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News Letter

Home Health Education Living With Joint Pain
Exercise: Rx for Arthritis, According to Centers for Disease Control Print E-mail

If you or someone you love suffers from arthritis, you may be interested in these arthritis facts from the U.S. Centers for Disease Control and Prevention.

Prevalence of Arthritis Has Been Underestimated

One in three American adults has arthritis or chronic joint discomfort, according to a 2002 report from the Centers for Disease Control and Prevention (CDC). The CDC found that nearly 70 million people per year have joint problems, which was previously estimated at 43 million people (including children). Arthritis is the leading cause of disability in America. CDC experts advise people not to ignore the pain and stiffness in their joints, since these symptoms can be treated.

Arthritis and exercise:

  • Despite recent scientific evidence that regular physical activity has significant physical and mental health benefits, millions of Americans remain physically inactive. Findings of CDC research using the National Health Interviews Survey of about 120,000 Americans indicate that people with arthritis and other rheumatic conditions are significantly less active than the population as a whole. The rates of physical activity among people with arthritis may be lower because of the mistaken recommendations in the past that they should not exercise because it would damage their joints.
  • The research indicates that people with arthritis and other rheumatic conditions were significantly more likely to report no leisure-time physical activity at all, and had significantly lower rates of vigorous physical activity.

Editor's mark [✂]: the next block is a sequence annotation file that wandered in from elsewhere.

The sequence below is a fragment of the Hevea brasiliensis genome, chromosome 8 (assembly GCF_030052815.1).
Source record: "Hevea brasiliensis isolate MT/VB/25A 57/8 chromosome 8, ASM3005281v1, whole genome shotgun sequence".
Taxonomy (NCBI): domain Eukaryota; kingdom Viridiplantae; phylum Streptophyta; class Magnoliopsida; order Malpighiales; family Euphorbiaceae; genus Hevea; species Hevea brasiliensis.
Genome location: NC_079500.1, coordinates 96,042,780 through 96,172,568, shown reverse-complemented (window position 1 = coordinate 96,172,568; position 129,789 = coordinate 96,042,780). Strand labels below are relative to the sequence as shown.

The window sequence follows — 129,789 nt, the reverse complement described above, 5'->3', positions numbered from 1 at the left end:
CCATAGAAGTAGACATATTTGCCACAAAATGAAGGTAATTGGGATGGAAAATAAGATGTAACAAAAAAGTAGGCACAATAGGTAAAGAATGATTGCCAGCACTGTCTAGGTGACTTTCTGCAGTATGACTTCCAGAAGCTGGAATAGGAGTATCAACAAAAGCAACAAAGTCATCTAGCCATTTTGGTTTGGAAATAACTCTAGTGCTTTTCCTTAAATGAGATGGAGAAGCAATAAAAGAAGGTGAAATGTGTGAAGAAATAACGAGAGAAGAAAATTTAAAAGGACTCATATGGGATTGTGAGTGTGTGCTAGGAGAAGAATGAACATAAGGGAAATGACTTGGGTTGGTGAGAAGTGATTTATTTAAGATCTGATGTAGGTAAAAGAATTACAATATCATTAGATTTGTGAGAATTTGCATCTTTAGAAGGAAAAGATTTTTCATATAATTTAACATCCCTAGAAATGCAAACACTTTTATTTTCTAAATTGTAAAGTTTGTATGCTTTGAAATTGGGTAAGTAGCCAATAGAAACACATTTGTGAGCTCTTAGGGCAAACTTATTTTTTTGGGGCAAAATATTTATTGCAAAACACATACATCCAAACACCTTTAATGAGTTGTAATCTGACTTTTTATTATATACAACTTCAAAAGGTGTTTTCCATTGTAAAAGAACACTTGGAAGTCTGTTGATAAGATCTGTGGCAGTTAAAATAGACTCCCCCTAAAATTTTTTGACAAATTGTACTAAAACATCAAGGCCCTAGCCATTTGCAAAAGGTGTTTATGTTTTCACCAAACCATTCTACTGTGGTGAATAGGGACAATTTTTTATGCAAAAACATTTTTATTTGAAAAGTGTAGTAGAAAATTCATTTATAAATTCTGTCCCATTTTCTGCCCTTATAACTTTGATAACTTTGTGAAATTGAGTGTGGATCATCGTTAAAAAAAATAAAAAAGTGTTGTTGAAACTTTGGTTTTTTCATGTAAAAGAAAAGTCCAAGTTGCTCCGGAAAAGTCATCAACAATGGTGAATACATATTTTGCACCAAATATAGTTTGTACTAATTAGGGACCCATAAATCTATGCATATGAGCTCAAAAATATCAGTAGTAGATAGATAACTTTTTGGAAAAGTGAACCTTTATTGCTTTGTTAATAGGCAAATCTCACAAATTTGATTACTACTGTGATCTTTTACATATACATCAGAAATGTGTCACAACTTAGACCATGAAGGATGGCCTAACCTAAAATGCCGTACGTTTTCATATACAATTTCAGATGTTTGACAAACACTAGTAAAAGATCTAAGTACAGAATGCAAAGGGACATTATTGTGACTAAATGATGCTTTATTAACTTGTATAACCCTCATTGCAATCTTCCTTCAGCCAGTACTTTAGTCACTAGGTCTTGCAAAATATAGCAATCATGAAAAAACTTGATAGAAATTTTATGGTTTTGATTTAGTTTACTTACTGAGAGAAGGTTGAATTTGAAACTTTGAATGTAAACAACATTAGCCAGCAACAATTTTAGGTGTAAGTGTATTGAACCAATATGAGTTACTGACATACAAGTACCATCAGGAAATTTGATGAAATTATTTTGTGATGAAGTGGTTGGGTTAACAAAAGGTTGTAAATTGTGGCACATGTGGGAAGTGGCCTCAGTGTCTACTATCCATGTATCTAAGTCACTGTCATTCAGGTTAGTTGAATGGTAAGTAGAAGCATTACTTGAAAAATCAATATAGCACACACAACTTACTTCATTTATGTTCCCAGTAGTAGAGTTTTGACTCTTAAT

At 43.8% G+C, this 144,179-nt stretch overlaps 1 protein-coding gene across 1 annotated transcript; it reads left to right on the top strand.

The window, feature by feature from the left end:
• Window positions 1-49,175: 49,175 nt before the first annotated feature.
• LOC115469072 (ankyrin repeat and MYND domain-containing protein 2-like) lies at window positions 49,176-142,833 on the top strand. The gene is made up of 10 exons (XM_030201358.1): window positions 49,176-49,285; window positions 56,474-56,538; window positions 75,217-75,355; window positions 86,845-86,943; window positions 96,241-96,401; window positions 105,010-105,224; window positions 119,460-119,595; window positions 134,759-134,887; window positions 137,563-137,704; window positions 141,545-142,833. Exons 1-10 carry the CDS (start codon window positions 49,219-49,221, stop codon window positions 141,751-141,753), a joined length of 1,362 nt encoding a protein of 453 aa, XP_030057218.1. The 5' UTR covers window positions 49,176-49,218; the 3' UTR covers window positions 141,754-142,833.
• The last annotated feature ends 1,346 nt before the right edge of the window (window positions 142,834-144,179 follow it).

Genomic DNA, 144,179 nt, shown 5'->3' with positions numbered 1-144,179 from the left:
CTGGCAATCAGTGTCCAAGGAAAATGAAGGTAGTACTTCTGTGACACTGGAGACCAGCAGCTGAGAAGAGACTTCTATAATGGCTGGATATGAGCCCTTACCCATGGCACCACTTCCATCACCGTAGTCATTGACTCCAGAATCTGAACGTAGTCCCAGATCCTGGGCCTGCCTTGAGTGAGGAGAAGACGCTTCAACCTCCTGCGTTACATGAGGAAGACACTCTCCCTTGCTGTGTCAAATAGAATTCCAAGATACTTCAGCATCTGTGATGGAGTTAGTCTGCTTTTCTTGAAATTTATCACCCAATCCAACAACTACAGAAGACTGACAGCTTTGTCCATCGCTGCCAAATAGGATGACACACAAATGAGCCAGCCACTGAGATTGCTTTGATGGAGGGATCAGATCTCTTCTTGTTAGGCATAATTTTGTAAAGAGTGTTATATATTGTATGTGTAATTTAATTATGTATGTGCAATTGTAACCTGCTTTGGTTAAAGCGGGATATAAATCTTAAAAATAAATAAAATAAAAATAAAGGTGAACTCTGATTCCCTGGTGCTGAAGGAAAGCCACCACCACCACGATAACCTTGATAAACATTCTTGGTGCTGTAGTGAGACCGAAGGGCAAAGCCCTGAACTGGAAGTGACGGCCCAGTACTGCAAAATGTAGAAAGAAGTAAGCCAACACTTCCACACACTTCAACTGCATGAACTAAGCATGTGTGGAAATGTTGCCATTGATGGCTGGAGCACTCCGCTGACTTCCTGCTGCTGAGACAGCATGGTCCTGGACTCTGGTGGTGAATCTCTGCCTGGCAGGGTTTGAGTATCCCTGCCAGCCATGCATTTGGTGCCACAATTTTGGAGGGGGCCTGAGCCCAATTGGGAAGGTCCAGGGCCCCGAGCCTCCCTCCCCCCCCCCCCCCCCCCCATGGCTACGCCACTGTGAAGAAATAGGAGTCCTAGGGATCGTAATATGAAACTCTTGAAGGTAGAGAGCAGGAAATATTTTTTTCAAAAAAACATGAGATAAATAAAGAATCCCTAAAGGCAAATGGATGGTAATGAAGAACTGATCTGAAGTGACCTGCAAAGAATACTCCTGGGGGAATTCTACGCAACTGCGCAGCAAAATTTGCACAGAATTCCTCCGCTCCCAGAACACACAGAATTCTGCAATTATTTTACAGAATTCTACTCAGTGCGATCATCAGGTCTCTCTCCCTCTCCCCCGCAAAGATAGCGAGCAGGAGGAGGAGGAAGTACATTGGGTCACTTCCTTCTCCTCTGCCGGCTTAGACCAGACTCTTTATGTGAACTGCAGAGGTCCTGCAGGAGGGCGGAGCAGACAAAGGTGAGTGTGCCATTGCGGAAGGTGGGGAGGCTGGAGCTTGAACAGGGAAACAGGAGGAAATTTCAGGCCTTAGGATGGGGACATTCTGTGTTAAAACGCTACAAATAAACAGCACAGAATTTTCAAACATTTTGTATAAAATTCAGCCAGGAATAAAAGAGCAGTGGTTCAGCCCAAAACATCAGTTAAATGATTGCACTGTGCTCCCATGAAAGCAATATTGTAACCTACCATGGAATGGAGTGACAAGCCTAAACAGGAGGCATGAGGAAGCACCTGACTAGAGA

• The Surgeon General's Report on Physical Activity and Health found for people with osteoarthritis (a degenerative joint disease) that "regular physical activity is necessary for maintaining normal muscle strength, joint structure, and joint function ... and was not associated with joint damage or development of osteoarthritis and may be beneficial for many people with arthritis." Other studies have found that people with arthritis have experienced improvement in muscle function and other important health benefits from exercise training. This was true even for older adults with arthritis. (Osteoarthritis patients should avoid high-impact exercises such as running that may put excessive strain on joints, however).
  • People with arthritis should see their doctor or physical or occupational therapist prior to increasing their level of physical activity.

Clearly, if you have arthritis, you are not alone - about one in six Americans have some form of the disease.

Just as clearly, exercise can play an important role in your arthritis control plan.

It's never too late to start an exercise program. Why not talk with your doctor and make a "resolution" to increase your exercise?

 

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